The primary objectives of the Affordable Care Act (ACA) are to improve patient access to healthcare, enhance healthcare quality and patient safety, and reduce costs.
When the ACA is implemented next year, millions of newly insured individuals will join the system. Healthcare in America is expected to go through many changes – and the same changes could directly impact the workers' compensation system. We do not know what the future will bring, but possible delays in access to care could increase disability durations and raise claim costs.
Primary care physicians are often the first to treat workers' compensation injuries. With the expected shortage of doctors and nurses, physician assistants and nurse practitioners may become part of the standard healthcare delivery model.
We may also see changes in accountable care organizations (ACOs), which are designed to increase quality and improve coordination of care. In recent years, ACOs have grown from groups of doctors to large health plans working with hospitals, health systems, and physicians to create patient-centered treatment programs. They seek to manage everything from wellness to chronic disease. ACO members would like full electronic information sharing and want to move from a fee-for-service payment system to value-based reimbursement programs. Patient-centered medical homes are the ACOs of the future. With patient care teams and self-service information, they are designed to improve quality and decrease costs for payers and consumers.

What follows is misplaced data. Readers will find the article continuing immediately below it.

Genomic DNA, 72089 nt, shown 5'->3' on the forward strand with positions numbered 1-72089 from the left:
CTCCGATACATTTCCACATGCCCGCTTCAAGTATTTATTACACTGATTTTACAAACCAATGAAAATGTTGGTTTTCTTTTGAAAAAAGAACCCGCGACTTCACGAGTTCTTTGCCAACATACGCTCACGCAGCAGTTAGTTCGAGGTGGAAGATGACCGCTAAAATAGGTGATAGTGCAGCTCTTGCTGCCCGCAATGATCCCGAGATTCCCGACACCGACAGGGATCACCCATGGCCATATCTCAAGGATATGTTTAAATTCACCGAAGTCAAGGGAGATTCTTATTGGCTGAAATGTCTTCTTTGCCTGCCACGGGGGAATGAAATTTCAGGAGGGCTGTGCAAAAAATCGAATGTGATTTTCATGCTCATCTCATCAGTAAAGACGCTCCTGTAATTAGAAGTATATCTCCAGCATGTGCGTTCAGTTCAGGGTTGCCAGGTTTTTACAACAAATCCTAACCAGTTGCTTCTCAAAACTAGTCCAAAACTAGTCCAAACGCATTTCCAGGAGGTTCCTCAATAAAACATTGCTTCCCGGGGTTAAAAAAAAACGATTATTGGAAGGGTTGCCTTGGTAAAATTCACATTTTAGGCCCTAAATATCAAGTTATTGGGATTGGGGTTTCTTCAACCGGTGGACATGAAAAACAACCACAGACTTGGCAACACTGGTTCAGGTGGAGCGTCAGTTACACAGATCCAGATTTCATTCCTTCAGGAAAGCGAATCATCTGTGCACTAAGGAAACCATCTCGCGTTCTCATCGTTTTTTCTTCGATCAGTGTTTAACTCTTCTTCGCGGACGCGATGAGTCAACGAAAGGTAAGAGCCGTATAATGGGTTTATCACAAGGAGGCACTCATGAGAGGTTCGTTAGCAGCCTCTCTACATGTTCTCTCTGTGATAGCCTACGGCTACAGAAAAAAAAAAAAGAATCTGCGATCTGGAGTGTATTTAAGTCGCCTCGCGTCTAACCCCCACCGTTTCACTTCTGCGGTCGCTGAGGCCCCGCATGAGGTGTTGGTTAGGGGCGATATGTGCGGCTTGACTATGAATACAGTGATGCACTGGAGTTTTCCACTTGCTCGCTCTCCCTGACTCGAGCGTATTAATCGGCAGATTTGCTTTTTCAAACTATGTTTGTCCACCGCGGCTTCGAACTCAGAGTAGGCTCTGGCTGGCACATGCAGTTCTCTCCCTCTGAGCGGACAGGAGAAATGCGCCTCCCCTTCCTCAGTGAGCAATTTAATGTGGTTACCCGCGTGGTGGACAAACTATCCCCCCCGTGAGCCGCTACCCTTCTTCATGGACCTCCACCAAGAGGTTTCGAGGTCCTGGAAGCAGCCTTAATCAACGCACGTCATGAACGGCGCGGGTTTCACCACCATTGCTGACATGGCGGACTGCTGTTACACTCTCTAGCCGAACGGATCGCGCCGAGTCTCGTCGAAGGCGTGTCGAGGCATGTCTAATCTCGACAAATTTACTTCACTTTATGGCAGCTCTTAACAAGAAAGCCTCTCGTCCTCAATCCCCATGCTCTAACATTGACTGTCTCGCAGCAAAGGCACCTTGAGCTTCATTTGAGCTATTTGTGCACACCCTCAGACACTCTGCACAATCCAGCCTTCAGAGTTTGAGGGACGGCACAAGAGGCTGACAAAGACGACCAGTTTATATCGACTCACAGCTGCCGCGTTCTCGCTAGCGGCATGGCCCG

In addition, continued consolidation among health systems, hospitals, and physician organizations is expected. By consolidating, they position themselves to provide end-to-end patient management, streamline health records management for patients, and offer providers access to an online health information exchange within each system.
After the ACA is implemented, healthcare delivery will include a shift from the current injury-based approach to a health advocacy model that promotes patient engagement. Health advocacy puts the consumer first by focusing on timely care, and increased communication between patients, payers, and medical providers.
You can read our expanded thoughts on this topic in Sedgwick's latest white paper, "Understanding and preparing for the impact of the Affordable Care Act," and I will address more key topics related to health reform in future blog posts. I invite you to join my LinkedIn group – Transforming Healthcare for Tomorrow – and share your thoughts.
Kimberly George, SVP, Senior Healthcare Advisor
Want to learn more about the impact of the Affordable Care Act on workers' compensation? Kimberly George talks more about the major issues in this short interview http://youtu.be/t3evbOq3rWE.